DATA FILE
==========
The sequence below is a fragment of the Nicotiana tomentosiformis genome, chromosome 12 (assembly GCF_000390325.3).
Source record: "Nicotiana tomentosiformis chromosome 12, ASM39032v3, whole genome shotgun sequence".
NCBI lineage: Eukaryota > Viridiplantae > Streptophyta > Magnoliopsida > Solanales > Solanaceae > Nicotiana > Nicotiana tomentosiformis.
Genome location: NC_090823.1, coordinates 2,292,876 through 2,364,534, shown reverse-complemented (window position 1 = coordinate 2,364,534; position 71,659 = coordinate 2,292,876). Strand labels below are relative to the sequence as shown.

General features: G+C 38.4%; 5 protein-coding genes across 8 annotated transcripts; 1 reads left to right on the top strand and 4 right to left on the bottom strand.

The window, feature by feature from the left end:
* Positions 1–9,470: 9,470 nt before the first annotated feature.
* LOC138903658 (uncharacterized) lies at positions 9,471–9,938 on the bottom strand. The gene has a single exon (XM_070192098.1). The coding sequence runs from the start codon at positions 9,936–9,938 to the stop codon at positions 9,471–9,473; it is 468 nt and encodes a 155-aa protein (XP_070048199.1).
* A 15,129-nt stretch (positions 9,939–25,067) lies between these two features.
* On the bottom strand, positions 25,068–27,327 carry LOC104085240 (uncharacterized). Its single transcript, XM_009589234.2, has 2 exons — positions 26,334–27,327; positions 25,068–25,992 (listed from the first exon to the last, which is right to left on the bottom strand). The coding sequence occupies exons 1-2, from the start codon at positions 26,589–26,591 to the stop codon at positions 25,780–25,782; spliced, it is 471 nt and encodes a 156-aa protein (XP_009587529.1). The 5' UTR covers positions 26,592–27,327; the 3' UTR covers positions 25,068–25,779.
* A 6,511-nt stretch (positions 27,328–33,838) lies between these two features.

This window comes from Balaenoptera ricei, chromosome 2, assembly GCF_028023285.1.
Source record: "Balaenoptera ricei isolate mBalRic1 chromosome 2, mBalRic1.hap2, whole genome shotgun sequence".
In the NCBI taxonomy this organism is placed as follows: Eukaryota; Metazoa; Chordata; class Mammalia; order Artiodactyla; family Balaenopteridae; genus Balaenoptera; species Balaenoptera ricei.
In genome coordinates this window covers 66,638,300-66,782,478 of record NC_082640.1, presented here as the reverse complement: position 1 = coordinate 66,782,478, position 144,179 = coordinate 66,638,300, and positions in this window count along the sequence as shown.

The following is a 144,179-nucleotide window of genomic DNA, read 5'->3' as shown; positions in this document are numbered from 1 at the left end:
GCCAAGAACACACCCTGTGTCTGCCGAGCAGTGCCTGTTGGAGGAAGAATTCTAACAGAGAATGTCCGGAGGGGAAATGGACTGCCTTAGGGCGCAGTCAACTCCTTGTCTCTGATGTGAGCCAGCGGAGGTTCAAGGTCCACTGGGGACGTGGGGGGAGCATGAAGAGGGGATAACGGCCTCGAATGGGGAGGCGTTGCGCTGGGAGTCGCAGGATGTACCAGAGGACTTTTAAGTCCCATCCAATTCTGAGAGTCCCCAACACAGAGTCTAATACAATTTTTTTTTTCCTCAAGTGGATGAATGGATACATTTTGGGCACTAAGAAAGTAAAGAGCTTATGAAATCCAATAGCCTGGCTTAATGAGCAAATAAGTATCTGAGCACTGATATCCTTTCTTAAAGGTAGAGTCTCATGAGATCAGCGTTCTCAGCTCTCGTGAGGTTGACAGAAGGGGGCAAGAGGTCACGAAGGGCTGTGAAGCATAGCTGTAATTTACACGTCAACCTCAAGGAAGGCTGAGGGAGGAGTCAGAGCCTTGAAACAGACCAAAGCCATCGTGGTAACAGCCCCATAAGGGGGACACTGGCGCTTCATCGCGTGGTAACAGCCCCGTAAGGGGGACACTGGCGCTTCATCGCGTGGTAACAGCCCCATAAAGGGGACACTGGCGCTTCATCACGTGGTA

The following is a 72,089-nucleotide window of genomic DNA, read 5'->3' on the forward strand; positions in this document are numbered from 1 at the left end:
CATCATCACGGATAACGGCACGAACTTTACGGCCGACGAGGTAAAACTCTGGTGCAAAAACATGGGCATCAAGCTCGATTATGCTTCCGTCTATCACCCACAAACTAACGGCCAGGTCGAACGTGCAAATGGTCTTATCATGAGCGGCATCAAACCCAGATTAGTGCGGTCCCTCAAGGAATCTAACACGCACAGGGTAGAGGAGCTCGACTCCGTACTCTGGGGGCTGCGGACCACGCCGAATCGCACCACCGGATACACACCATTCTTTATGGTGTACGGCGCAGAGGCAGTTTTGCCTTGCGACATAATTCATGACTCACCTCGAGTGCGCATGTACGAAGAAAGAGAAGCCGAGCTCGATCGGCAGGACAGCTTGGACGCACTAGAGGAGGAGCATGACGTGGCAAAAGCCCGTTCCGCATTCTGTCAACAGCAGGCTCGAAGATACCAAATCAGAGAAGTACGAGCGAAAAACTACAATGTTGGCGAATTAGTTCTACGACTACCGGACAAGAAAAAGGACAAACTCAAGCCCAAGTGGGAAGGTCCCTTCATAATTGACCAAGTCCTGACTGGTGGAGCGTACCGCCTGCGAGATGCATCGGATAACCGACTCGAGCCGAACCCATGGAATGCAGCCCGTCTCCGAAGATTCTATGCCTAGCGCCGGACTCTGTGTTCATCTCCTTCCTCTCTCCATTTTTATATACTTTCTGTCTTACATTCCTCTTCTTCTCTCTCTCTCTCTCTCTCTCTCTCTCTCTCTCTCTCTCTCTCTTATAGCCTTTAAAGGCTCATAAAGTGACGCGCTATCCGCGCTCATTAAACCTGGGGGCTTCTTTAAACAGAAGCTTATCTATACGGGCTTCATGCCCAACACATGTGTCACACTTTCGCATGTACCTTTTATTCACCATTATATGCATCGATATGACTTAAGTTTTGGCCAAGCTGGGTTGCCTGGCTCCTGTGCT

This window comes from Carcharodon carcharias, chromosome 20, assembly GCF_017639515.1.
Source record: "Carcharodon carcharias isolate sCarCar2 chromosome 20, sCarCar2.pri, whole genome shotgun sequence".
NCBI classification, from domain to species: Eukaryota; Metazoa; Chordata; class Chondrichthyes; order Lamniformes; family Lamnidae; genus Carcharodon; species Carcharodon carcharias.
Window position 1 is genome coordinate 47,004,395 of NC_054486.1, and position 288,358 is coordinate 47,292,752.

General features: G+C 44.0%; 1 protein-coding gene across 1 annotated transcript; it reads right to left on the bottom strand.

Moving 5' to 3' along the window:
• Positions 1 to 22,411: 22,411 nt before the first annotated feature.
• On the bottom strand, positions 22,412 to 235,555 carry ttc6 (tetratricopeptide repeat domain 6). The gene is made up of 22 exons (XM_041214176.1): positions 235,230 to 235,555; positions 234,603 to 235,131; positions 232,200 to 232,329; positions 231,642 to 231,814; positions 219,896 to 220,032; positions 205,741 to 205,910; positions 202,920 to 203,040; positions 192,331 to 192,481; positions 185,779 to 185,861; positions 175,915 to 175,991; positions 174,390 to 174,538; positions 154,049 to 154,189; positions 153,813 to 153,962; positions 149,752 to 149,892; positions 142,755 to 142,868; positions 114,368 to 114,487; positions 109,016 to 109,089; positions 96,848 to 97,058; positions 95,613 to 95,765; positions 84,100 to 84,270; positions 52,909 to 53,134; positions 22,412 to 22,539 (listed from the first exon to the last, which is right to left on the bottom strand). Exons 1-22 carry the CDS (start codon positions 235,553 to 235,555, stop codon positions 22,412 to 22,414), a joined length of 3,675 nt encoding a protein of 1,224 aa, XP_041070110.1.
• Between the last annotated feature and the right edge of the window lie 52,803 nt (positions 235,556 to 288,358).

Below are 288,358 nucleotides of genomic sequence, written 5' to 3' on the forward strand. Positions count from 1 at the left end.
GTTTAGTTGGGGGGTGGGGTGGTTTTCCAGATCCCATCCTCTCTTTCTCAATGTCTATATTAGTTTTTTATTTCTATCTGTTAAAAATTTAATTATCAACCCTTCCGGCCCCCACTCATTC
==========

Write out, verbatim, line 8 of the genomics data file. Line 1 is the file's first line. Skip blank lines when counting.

* LOC138903658 (uncharacterized) lies at positions 9,471–9,938 on the bottom strand. The gene has a single exon (XM_070192098.1). The coding sequence runs from the start codon at positions 9,936–9,938 to the stop codon at positions 9,471–9,473; it is 468 nt and encodes a 155-aa protein (XP_070048199.1).